And you can use the dump:
 private static readonly Dictionary<type, object> Dump = new Dictionary<type, object>();
 public T Get<t>() where T : class
{
 return Dump.ContainsKey(typeof(T)) ? Dump[typeof(T)] as T : default(T);
}
 public void Set<t>(T value) where T : class
{
 Dump[typeof(T)] = value;
}
</t></t></type></type>
I would like to preserve strong typing. - Heath_Bogisich9 commented on October 10th 19 at 04:10
Oh, zaminusovali ;) But surprising — deserved.
At the expense of your p.p.s:
Can you make the export necessary interfaces, via the tuple(System.Tuple(4.0))
public Tuple<t1,t2> Export() where T1: class where T2 class
{
 return new Tuple<t1,t2>(){ Item1 = this as T1, Item2 = this as T2}
}
</t1,t2></t1,t2>

(the analog for a set with 3 interfaces)
Well, for example abstract class user:
public class NameColorManager
{
 private Tuple<icolor,iname> _tuple;
 public NameColorManager(GlobalManager m)
{
 _tuple = m.Export<icolor,iname>();
_tuple.Item1.SetColor(Color.White);
}
</icolor,iname></icolor,iname>


It's all as options. Good or bad you be the judge... - jocelyn_Dickens commented on October 10th 19 at 04:13
while I wrote the topic, You suggested exactly the same solution. Offer to make authorship in half :) Plus in karma! - jocelyn_Dickens commented on October 10th 19 at 04:16
October 10th 19 at 04:09
In the current version of C# preserving strong typing — no way. C# does not allow you to inherit from a generic parameter. Something like interface IDoubleInterface: I1, I2 {} won't work. Without generics — strong typing will not.

Not sure how the situation is from the P. P. S. life, but it is the issue of connectivity needs to be solved at a different level.
IMO, you should not even think about the segregation of the interfaces of the individual controls when each controller receives a form with 50 fields, and can work with all its elements, whatever. Try to select the interfaces from the form itself — perhaps many of the controllers do not overlap on the usable properties.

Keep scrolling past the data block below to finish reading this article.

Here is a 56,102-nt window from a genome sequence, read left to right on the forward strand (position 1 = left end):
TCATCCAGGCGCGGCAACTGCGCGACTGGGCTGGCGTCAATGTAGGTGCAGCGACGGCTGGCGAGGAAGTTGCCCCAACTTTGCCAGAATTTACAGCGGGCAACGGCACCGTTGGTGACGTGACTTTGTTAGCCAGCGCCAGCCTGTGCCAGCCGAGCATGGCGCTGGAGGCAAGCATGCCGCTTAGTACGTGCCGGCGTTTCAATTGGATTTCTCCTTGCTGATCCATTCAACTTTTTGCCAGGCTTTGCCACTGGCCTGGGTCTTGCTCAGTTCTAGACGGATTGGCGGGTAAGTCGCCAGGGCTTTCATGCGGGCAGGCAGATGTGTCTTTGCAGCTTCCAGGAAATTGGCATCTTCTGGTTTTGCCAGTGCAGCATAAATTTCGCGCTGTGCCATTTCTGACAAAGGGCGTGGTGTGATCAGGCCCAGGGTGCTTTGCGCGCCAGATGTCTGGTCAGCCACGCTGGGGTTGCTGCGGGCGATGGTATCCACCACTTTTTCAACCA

> do not even think about the segregation of the interfaces of the individual controls when each controller receives a form with 50 fields, and can work with all its elements, whatever. Try to select the interfaces from the form itself — perhaps many of the controllers do not overlap on the usable properties.

Uh... don't quite understand. Can you give me other words? - Heath_Bogisich9 commented on October 10th 19 at 04:12
Are you trying to hide the button methods for the interfaces ICliсkableButton. And you hide the very existence of buttons for the event SaveClicked interface IMyForm.
Imagine that tomorrow the design will change, and instead of a button there will be a link that ICliсkableButton does not implement. The need to change the controller and is a sign of high relatedness. The problem of high connectivity are not in the visibility properties. And that in your version of the controller will be forced to change when non-functional changes to the form. - jocelyn_Dickens commented on October 10th 19 at 04:15
Yes, about button — agree. But about the button — it's just an example. I had this situation with the data providers — they contain a bunch of properties/methods, and I tried to cut more easily. For example, was a provider of SQL database which had hundreds of methods to access the different tables had to allocate interfaces to work with different entities (each interface contained dozens of methods, it turned out several of these interfaces). But then I had to pass on these interfaces in the business layer by transferring, and it has something not very nice. - jocelyn_Dickens commented on October 10th 19 at 04:18
October 10th 19 at 04:11
The example DB is not very clear without the code. It is unclear, why was it necessary to list the interfaces in the business logic. Probably you could try something like IoC/DI and refleksy to register all interfaces in the IoC container.
The solution Tuples are good. But I would like to understand what specific architectural problem it solves better than other methods.
I suggest to wait for review in habratopike.